"select * from full_list_only" would return:
a c
-------
d x
e o, q
b p, q
a m, o, p

I won't bother explaining it - is just follwos the same logic as the other recursive CTE examples

Subject: C# to Recursive CTE translation help
Posted by: Anonymous (not signed in)
Posted on: Sunday, March 18, 2007 at 11:50 PM
Message: I wrote an algorithm to get all the relatives of a person in a family tree. I'm basically getting all the users from the DB and am doing the recursive logic in code, so that there is only 1 call made to the DB. However, I am trying to do the same thing within a stored procedure in SQL using recursive CTEs (I think the performance might be better) but I'm finding it really tough to craft the CTE. I would really appreciate if someone could translate the following code to a recursive CTE in SQL. I tried to write the SP myself but I am not getting the right results. Here's the (incorrect) SP, and just below that is the C# code that works correctly and an explanation of my schema:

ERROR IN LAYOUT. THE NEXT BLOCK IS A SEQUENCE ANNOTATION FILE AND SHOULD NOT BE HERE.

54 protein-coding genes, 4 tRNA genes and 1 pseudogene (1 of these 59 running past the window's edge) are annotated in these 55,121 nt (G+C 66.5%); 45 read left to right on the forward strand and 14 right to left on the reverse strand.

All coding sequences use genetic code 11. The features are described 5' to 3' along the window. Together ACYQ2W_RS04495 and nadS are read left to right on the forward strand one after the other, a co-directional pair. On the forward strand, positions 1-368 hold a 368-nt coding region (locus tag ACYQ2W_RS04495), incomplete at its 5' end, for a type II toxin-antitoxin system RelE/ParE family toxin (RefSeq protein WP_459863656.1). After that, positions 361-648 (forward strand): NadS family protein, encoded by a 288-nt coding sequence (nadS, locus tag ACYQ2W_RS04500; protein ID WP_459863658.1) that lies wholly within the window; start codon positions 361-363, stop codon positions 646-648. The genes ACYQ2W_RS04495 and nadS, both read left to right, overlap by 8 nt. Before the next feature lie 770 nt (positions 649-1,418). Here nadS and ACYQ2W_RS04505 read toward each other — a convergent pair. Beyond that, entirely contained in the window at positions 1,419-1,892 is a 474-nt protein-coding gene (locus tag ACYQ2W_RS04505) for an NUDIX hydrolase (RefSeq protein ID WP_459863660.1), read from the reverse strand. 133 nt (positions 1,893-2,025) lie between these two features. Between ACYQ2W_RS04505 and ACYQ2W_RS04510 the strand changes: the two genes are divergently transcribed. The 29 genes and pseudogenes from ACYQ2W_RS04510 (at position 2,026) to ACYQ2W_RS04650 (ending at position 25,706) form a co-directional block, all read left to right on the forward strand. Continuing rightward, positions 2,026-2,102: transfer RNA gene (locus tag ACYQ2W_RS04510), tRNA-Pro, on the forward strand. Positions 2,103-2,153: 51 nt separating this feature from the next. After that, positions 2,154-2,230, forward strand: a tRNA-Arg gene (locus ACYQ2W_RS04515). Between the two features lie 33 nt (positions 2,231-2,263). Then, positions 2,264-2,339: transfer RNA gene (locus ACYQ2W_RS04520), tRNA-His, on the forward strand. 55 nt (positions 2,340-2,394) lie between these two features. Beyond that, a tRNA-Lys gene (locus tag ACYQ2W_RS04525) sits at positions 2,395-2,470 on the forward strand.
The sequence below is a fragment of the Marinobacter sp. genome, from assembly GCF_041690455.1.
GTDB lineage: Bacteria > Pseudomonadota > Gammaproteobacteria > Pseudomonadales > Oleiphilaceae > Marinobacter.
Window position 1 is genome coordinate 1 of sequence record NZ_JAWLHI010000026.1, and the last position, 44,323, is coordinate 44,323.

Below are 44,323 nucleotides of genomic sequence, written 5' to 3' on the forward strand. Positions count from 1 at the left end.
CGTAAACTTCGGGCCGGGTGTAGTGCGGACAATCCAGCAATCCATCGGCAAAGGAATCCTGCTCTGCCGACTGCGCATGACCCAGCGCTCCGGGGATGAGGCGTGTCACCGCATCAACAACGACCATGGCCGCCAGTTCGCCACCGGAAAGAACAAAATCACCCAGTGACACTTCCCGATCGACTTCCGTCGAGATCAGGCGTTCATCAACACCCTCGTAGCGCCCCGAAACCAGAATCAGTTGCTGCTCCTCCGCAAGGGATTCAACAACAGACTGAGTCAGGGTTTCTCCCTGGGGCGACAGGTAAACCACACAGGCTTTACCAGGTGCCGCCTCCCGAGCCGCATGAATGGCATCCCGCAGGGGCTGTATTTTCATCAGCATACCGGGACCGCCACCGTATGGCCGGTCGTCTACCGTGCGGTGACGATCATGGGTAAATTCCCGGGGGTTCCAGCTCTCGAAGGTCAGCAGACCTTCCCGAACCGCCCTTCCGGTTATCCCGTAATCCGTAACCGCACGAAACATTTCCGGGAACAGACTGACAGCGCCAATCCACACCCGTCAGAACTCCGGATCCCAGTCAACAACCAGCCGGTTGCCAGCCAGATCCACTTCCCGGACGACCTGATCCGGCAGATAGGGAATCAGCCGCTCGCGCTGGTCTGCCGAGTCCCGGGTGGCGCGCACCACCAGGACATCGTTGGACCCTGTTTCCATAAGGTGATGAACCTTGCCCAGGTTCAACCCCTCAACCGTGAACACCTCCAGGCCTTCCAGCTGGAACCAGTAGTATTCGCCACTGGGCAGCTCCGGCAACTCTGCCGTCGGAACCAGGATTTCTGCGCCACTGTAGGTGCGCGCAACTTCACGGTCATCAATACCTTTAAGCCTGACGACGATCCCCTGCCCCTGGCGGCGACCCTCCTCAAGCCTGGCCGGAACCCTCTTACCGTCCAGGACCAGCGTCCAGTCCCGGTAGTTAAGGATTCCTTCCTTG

ALTER PROCEDURE [dbo].[spGetFamilyMembersForUser]
@UserName varchar(50)
AS
BEGIN

declare @familyid int
set @familyid = (select AsChildFamilyID from Users where UserName = @UserName);

WITH Ancestors (UserName, Gender, AsChildFamilyID, AsSpouseFamilyID, AsParentFamilyID) AS
(
-- Base case (get father of user)
SELECT u.UserName, u.Gender, u.AsChildFamilyID, u.AsSpouseFamilyID, u.AsParentFamilyID
FROM Users u
WHERE u.AsParentFamilyID = @familyid AND u.Gender = 'Male'

UNION

-- Base case (get mother of user)
SELECT u.UserName, u.Gender, u.AsChildFamilyID, u.AsSpouseFamilyID, u.AsParentFamilyID
FROM Users u
WHERE u.AsParentFamilyID = @familyid AND u.Gender = 'Female'


UNION ALL

-- Recursive step
SELECT u.UserName, u.Gender, u.AsChildFamilyID, u.AsSpouseFamilyID, u.AsParentFamilyID
FROM Users u
INNER JOIN Ancestors a ON a.AsChildFamilyID = u.AsParentFamilyID
WHERE u.AsChildFamilyID <> -1
)

SELECT * FROM Ancestors
WHERE Ancestors.UserName <> @UserName

END


//FYI

1. _dtAllUsers contains all users
2. _dtAllRelatives is initially empty, and is a clone of _dtAllUsers
3. The Users table has the following columns:

UserName, Gender, AsChildFamilyID, AsSpouseFamilyID, AsParentFamilyID